This claim is nonsensical. Given the age of the universe, some 13 billion years, astronomers assume that extraterrestrial civilizations might be very many thousands or millions of years older than our civilization. So such a civilization that might have godlike powers could not create some compound that humans could not identify? That's hilarious. You might as well argue that scientists in ancient Greece could have identified any material or compound that we manufacture today.

Below are some more inane comments from Sachleben and someone named Nyman:

"These are all very standard techniques in research labs, so if we had such mysterious metals, you could take it to any university where research is done, and they could tell you what are the elements and something about the crystalline phase within a few hours," Nyman said. Sachleben agreed. "There are no alloys that are sitting in some warehouse that we cannot figure out what they are. In fact, it's pretty simple, and any reasonably good metallurgical grad student can do it for you," he said.

Oh, really? So if there was an extraterrestrial civilization with science 2,000,000 years more advanced than ours, capable of using nano-technology to combine elements and rearrange matter in a trillion different ways we cannot imagine, using technologies we will not develop for eons, then anything they might produce could be quickly figured out by a grad student? I need not explain how stupid that claim is.

What we see here is just a glaring example of the runaway egotism and knowledge over-estimation that is sadly not rare among modern scientists. Placing themselves and their colleagues on pedestals, many scientists portray themselves as great Lords of Knowledge who have mastered the universe's secrets. But the truth is they know very much less than they think they do, and that they have learned merely the tiniest fraction of the universe's secrets.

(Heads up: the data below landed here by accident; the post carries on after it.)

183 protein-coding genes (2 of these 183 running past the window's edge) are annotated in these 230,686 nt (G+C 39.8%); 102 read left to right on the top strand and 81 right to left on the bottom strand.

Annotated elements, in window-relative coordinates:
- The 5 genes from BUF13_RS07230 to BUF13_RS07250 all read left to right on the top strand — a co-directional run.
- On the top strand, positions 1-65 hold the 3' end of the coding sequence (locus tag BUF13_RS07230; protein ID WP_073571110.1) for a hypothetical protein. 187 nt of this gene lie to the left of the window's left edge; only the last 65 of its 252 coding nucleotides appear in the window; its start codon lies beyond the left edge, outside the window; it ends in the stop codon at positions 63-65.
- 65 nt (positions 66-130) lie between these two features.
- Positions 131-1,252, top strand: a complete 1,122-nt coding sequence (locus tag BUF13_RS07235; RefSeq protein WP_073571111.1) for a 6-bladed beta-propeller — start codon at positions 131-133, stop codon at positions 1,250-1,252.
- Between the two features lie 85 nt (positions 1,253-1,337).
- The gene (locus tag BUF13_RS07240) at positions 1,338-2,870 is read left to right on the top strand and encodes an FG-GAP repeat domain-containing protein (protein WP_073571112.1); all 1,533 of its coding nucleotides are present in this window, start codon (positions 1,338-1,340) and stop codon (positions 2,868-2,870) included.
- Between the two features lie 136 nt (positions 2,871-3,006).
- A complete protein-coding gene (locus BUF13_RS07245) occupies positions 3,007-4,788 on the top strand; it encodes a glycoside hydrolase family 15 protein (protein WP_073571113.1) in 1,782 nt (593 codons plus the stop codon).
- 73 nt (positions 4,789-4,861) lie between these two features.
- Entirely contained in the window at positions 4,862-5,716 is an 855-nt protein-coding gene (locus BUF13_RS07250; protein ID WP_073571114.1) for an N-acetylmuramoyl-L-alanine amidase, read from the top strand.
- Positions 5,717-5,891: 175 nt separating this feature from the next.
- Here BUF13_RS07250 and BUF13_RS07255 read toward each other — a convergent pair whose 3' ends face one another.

An intelligent expert response to a report of mysterious substances obtained from UFOs would be something like this: “I would be very much interested in studying these supposedly anomalous materials, so I would like to offer my services to anyone who may have access to such materials.” 

Unidentified object I recently photographed near a building in New York 

Postscript: We have additional ignorant misinformation from the mainstream media in this article on Salon.com, which states the utter falsehood that "Historically, paranormal research has been done merely to keep pace with one’s enemies." Statements like this simply suggest that the author hasn't bothered to spend even a single afternoon researching the history of paranormal research. 

Then there's this backlash piece by astronomer Seth Shostak, who tries to suggest that witness testimony isn't useful for science, and that it "isn't terribly reliable in criminal court cases."  But we all the time send people to prison for decades based on witness testimony. So if courts take witness testimony so seriously, why shouldn't science?